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  • Author or Editor: Christina Walters x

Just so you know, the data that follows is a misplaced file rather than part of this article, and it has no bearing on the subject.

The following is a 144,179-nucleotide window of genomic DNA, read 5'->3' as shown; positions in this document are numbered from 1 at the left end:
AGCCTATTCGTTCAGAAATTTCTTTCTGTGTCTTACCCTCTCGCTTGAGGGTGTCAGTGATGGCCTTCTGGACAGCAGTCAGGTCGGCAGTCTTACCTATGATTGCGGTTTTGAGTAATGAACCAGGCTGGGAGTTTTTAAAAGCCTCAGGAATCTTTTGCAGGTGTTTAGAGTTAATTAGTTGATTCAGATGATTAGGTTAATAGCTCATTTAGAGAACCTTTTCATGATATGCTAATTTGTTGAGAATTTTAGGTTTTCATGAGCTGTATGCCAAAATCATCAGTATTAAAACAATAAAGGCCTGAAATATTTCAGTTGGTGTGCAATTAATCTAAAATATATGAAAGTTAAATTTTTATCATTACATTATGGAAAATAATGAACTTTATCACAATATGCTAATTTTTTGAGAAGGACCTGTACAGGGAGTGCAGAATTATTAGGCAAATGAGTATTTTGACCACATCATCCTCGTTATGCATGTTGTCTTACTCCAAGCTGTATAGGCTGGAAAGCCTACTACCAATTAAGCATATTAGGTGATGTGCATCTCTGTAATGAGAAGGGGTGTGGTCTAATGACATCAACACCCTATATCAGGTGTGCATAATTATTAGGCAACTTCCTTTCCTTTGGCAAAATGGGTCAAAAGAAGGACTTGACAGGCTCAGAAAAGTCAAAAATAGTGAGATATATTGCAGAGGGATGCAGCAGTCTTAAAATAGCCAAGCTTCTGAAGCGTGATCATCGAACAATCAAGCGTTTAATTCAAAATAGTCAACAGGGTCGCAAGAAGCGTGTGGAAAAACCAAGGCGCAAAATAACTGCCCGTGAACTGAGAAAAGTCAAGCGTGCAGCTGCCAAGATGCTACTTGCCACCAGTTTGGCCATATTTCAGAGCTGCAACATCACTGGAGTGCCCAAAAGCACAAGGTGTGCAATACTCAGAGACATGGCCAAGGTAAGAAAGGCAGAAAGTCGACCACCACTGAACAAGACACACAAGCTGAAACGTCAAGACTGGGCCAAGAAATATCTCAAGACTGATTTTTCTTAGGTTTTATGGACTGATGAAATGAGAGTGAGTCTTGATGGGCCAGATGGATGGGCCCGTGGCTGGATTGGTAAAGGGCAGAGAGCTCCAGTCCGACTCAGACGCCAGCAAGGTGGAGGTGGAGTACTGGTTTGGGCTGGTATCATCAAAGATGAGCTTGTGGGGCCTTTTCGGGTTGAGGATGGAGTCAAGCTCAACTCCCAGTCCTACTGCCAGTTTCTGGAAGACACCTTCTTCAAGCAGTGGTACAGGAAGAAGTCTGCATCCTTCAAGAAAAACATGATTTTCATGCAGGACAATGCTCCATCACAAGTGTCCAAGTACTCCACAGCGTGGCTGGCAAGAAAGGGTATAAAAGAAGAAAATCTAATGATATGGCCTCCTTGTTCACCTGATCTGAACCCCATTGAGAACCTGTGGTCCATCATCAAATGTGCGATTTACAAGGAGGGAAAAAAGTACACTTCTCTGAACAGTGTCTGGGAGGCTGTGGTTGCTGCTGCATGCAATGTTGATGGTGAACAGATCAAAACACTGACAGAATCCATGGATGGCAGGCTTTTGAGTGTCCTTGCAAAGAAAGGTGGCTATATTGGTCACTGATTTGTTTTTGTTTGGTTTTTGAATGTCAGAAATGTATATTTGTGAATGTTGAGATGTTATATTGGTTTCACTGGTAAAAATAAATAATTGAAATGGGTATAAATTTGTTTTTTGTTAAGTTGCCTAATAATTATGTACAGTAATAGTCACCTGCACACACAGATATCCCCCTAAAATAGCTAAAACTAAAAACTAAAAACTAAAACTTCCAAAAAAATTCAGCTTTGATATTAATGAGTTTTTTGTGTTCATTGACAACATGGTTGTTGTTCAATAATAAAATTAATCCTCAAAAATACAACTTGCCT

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Seed moisture content (MC) has been considered the most important factor controlling physiological reactions in seeds, and MC changes with relative humidity (RH) and temperature (T). This relationship is revealed by studying the interaction of RH and T at equilibrium. Cucumber (Cucumis sativus L.), lettuce (Lactuca sativa L.), maize (Zea mays L.), onion (Allium cepa L.), pea (Pisum sativum L.), and watermelon (Citrullus lanatus M. & N.) seeds were equilibrated over sulfuric acid (1% RH) and various saturated salt solutions (5.5% to 93% RH) at temperatures from 5 to 50 °C. Best-fit subset models were selected from the complete third-order model MC = β0 + β1 *RH + β2 *T + β3 *RH2 + β4 *T2 + β5 *RH*T + β6 *RH3 + β7 *T3 + β8 *RH*T2 + β9 *RH2*T, using Mallows' minimum Cp as the selection criterion. All six best subset models (R 2, 0.98 to 0.99) had the same functional form, MC = β0 + β1 *RH + β2 *T + β3 *RH2 + β5 *RH*T + β6 *RH3 + β9 *RH2*T. Coefficients had essentially the same respective values among all species except onion and pea, for which some coefficients were statistically different from those of the other species (P ≤ 0.05). All models indicated that seed MC increased as RH increased and decreased as T increased; but RH had the greater influence. The inverse relationship between seed MC and T, although slight, was evident in the response surfaces. The interaction effect of RH and T on MC was significant at P ≤0.001. These results suggest that orthodox seed species respond similarly to T and RH. This in turn suggests that a common model could be developed and used for optimizing seed storage environments.

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